3 Essential Things to Know When Teaching Your Child to Read
Reading is an essential early skill that underpins so much future learning. But what can you do if reading really isn’t as easy as ‘a b c’ for your child? How can you help get them back on track with reading, preparing them for the years of education to come?
We interviewed Kathy Nolan, a reading recovery and learning support teacher to find out exactly what you can do to support the little one in your life with learning to read.
Q: What’s the biggest barrier for children learning to read?
A: Their own belief in themselves. I find its not until they start realising ‘oh I can do that’ that they start getting anywhere. It’s a struggle until then! The hardest and most important part of teaching children to read is making them believe that they can do it.
Q: Ok, so how exactly do we make them believe they can do it?
A: Three things!
1. Start with a roadmap
If you are going on a long journey you must look at a map first. Reading is the same, tell them where the story will go, and what will happen. Take time to sound out tricky words and practise new or difficult phrases. After all that you can start trying to read the book.
Because the child knows what the story is about ahead of time they can comprehend what it is happening, and when reading they do some visual comprehension of the letters as well as guesswork to figure things out.
Q: So, guesswork is ok?
A: Yes, its encouraged! We want them to guess because this is building vital inferential skills. They can use the pictures or storyline to interpret what is going on. It makes them active, rather than passive learners because they are searching for the answer themselves.
‘It also helps link the visual information of the shape of the words to pictures and knowledge the child already has.’
Learning is all about making mental connections and linking new information to things you already know. As you learn your brain literally builds new pathways between pieces of knowledge so making those connections between ideas is so important! To read more click here.
2. Start with what they know
You must always start with what they already know, no matter what level they are at.
At the most basic level a child may only know their own name, but you can work with that!
Have fun creating a short book with them; photograph them skipping, jumping, running, playing, and print out some pages with the words “John is running, John is skipping” in large print.
It is very simple, but some kids need that first stepping stone to get the confidence to try slightly harder things. This is part of building that belief that they CAN read. Give them material that is accessible, which also brings me to…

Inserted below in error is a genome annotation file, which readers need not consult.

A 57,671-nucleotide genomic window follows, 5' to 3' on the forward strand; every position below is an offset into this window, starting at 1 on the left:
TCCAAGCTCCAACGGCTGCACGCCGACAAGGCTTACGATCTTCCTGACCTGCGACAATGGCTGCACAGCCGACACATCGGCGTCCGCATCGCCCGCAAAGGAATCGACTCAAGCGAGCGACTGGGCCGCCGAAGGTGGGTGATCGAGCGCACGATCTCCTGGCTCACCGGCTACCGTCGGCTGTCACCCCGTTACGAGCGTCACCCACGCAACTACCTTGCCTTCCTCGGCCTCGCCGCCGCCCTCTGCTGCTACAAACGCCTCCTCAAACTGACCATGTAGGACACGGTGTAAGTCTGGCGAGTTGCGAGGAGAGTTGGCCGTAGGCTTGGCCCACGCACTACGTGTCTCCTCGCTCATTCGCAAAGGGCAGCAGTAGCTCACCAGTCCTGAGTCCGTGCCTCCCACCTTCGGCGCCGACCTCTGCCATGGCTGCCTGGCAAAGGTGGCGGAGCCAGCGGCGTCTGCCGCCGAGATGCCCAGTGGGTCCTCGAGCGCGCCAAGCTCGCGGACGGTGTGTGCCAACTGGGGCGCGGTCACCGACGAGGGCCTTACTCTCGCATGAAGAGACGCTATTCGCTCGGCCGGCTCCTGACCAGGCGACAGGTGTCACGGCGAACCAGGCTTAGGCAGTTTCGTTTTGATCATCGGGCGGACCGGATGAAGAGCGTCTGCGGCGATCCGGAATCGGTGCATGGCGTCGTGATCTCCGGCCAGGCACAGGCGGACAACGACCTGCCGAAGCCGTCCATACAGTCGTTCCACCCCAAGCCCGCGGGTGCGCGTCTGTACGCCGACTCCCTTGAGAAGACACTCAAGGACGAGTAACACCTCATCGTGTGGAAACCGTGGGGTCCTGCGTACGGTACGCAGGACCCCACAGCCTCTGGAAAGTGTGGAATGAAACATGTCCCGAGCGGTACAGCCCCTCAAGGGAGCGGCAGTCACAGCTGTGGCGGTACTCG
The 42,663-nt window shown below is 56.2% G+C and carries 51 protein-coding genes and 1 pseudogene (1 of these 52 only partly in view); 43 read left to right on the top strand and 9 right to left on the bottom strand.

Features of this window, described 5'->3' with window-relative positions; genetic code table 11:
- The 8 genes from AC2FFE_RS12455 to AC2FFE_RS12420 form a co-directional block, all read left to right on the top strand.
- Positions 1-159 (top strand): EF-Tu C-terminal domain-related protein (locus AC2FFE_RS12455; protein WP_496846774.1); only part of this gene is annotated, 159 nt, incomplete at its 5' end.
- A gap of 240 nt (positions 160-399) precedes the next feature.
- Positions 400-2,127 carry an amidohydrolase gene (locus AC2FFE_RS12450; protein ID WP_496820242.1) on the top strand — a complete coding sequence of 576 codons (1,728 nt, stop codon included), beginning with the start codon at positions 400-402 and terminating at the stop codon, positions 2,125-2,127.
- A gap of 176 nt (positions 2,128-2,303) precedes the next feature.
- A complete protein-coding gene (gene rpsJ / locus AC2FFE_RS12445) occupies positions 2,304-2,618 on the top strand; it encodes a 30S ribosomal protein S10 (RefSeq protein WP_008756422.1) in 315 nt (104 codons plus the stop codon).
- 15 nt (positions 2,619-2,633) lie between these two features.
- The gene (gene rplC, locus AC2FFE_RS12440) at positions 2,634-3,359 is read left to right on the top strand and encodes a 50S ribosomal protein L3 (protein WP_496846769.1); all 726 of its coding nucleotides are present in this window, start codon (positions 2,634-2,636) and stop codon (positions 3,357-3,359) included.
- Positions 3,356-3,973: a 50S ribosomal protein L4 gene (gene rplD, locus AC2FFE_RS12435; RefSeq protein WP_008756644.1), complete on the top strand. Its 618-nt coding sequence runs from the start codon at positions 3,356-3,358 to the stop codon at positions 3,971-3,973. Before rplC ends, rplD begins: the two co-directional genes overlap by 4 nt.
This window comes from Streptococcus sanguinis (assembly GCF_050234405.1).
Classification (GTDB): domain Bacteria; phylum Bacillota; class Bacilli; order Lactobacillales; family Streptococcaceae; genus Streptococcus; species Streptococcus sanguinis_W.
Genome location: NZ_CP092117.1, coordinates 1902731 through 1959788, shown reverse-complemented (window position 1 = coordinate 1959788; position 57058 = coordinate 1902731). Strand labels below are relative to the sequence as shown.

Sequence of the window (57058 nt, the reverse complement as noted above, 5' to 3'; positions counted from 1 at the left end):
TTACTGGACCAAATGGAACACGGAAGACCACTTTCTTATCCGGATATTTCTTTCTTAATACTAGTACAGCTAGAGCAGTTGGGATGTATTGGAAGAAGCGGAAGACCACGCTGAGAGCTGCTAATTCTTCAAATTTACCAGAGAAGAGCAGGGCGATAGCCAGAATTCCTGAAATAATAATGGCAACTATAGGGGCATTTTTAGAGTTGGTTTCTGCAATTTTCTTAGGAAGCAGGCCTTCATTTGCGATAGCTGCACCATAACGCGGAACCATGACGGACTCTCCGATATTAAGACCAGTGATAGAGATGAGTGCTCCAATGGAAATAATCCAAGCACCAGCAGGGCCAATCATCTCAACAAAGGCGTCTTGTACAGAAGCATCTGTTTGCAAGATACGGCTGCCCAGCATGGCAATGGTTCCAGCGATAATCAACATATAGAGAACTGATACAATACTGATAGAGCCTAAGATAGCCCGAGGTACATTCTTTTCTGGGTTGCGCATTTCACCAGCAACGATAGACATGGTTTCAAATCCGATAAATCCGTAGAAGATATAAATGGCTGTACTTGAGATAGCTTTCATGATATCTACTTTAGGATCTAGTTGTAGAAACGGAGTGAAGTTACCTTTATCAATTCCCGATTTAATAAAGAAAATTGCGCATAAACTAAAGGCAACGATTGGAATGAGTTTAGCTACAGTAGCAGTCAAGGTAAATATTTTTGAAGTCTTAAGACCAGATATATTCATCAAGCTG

3. Never let them struggle
If the child really can’t work out a word – help them straight away. If you let them struggle all the time that tells them that they can’t do it, which we want to avoid!
You also don’t want to just give them the answer, then they aren’t doing any mental work at all. Instead give hints and prompts – getting progressively easier – until they get it. The challenge is figuring out exactly why they are struggling, what they know already, and what hints will get them to the right answer while making them do a lot of the thinking work themselves.
Hints like; “rhymes with star” or “what was the blue thing we drew earlier? That’s right a car!” have the added benefit of creating those oh-so-important connections between bits of knowledge. The more connections, the more neural pathways are built, and the more likely the child will remember the idea and how to read that word later.
Eventually with patience children will start to realise “I can read!” Once they have that confidence their learning will accelerate and soon they will be keen reader.
Q: Any final thoughts?
A: Children are world class mimickers. Point at the words as you read them one by one when reading to very young children; eventually you want to encourage them to mimic this behaviour when they start trying to read.
Exposure is everything. Expose kids to many objects, words, shapes, images, ideas, and environments. Speak to them often and speak in front of them complexly. The more language and ideas they are exposed to, the more they will absorb and the more connections between ideas can be made.
Written by Anne Gwilliam